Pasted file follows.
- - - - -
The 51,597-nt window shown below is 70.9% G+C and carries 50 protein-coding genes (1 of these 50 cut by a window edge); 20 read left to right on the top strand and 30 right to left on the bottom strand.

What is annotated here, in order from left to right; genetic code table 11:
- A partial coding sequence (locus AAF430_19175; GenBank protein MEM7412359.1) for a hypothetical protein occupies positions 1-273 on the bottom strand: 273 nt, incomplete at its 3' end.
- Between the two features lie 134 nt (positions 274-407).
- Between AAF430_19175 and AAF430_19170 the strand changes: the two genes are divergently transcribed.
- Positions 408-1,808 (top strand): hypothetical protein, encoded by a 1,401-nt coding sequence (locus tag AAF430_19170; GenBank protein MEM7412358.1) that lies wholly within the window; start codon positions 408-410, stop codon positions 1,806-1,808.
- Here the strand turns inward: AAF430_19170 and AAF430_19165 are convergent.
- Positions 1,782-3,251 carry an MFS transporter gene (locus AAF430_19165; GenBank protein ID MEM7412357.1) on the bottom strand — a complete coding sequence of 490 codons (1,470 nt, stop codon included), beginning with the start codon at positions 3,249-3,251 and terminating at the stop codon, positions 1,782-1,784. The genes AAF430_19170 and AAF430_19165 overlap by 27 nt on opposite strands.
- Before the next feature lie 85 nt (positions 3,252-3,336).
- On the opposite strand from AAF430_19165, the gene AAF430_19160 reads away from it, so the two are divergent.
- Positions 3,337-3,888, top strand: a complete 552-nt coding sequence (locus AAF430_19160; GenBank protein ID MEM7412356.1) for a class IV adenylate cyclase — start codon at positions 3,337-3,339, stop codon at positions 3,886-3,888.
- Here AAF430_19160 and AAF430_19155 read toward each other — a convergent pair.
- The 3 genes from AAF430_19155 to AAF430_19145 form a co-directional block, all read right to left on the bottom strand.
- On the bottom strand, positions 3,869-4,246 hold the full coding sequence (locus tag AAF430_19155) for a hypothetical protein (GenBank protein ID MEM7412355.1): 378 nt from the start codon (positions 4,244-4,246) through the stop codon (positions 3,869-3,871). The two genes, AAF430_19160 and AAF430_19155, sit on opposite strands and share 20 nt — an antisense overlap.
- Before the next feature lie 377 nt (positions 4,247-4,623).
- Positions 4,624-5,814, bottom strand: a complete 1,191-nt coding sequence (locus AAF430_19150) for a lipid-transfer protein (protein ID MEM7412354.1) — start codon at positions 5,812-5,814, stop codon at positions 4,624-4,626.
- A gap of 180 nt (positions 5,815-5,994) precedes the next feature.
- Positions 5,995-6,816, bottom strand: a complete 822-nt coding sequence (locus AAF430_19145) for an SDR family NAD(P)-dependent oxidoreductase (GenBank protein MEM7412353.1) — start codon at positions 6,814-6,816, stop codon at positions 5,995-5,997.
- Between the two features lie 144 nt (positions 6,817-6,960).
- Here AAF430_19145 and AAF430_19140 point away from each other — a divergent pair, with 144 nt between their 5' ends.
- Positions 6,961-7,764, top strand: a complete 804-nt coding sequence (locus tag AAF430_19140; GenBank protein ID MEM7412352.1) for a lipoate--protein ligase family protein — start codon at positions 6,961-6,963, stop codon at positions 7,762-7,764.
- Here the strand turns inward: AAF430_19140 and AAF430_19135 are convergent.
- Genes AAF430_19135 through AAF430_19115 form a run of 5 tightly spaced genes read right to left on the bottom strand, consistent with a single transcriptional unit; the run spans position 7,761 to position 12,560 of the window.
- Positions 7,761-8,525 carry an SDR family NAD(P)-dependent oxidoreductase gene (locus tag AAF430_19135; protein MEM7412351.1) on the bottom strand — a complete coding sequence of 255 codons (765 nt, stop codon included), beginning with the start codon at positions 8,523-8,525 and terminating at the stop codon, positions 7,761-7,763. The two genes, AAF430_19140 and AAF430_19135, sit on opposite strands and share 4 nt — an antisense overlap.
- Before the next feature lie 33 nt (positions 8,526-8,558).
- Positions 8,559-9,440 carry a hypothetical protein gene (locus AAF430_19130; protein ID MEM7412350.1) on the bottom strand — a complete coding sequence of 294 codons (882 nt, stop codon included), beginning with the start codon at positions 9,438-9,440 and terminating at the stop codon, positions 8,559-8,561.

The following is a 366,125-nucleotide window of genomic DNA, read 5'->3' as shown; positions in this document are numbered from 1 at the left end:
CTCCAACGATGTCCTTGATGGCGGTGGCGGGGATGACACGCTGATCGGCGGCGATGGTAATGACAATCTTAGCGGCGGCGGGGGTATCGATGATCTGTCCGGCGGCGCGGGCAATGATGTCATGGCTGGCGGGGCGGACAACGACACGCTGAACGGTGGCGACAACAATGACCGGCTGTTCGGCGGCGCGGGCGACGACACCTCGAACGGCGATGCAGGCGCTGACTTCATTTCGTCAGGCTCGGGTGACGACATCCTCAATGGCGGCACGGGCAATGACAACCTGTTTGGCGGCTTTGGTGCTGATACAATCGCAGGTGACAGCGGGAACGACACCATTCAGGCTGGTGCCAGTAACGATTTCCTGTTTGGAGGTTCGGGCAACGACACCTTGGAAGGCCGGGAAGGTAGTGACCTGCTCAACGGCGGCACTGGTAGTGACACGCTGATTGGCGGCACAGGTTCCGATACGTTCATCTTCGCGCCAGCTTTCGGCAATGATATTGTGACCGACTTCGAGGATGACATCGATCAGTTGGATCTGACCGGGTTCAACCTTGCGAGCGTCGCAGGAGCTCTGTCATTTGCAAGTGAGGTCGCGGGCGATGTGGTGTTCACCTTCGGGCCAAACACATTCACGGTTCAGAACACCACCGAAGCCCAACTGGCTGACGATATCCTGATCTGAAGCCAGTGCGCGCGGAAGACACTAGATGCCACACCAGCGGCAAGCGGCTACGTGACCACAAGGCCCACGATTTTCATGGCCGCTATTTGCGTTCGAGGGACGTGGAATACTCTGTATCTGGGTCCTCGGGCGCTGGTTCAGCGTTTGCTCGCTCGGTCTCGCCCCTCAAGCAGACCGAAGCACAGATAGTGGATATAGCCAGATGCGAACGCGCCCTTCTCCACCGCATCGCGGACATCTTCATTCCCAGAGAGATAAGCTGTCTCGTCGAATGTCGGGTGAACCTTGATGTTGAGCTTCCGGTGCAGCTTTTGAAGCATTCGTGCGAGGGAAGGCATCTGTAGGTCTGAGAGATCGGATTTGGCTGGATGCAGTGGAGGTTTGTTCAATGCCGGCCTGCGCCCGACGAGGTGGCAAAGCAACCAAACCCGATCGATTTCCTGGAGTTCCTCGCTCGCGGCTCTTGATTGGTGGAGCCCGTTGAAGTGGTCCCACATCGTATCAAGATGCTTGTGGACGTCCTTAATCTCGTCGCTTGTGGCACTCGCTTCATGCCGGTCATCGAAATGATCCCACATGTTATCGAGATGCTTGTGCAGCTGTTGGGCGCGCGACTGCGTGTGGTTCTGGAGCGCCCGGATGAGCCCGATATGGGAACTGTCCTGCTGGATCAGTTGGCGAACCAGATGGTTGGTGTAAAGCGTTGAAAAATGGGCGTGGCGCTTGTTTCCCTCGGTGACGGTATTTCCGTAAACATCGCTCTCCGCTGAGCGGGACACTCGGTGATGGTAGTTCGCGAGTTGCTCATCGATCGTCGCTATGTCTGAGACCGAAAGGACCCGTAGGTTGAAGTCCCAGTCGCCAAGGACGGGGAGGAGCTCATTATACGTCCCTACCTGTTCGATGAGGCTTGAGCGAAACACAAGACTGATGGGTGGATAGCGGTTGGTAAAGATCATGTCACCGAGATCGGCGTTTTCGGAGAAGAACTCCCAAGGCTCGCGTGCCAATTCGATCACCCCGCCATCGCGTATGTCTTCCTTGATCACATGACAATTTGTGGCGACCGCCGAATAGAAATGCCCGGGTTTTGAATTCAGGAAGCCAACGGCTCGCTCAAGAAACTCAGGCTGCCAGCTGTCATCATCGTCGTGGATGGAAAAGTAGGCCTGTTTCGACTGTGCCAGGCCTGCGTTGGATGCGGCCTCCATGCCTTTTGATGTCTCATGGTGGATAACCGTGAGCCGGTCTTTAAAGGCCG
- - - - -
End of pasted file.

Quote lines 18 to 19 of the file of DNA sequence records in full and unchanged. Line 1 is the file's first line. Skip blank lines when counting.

- Positions 5,995-6,816, bottom strand: a complete 822-nt coding sequence (locus AAF430_19145) for an SDR family NAD(P)-dependent oxidoreductase (GenBank protein MEM7412353.1) — start codon at positions 6,814-6,816, stop codon at positions 5,995-5,997.
- Between the two features lie 144 nt (positions 6,817-6,960).